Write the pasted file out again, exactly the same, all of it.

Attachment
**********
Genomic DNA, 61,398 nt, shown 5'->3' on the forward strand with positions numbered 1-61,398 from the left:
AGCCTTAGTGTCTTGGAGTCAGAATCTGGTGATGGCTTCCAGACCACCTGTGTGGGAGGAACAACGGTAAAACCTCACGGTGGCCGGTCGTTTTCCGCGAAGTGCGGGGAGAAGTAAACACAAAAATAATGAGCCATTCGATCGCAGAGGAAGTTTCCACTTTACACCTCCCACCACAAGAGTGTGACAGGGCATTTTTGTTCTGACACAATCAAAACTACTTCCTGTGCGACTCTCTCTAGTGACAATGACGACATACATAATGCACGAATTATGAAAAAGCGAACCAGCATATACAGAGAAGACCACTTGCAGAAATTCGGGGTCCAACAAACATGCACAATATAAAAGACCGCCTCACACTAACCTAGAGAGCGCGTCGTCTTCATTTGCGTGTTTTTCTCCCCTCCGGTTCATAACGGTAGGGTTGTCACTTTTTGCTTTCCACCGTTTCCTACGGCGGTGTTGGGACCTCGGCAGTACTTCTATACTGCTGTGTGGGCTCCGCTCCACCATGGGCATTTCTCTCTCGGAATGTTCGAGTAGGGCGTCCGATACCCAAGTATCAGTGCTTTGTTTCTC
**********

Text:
Genomic DNA, 61,398 nt, shown 5'->3' on the forward strand with positions numbered 1-61,398 from the left:
AGCCTTAGTGTCTTGGAGTCAGAATCTGGTGATGGCTTCCAGACCACCTGTGTGGGAGGAACAACGGTAAAACCTCACGGTGGCCGGTCGTTTTCCGCGAAGTGCGGGGAGAAGTAAACACAAAAATAATGAGCCATTCGATCGCAGAGGAAGTTTCCACTTTACACCTCCCACCACAAGAGTGTGACAGGGCATTTTTGTTCTGACACAATCAAAACTACTTCCTGTGCGACTCTCTCTAGTGACAATGACGACATACATAATGCACGAATTATGAAAAAGCGAACCAGCATATACAGAGAAGACCACTTGCAGAAATTCGGGGTCCAACAAACATGCACAATATAAAAGACCGCCTCACACTAACCTAGAGAGCGCGTCGTCTTCATTTGCGTGTTTTTCTCCCCTCCGGTTCATAACGGTAGGGTTGTCACTTTTTGCTTTCCACCGTTTCCTACGGCGGTGTTGGGACCTCGGCAGTACTTCTATACTGCTGTGTGGGCTCCGCTCCACCATGGGCATTTCTCTCTCGGAATGTTCGAGTAGGGCGTCCGATACCCAAGTATCAGTGCTTTGTTTCTC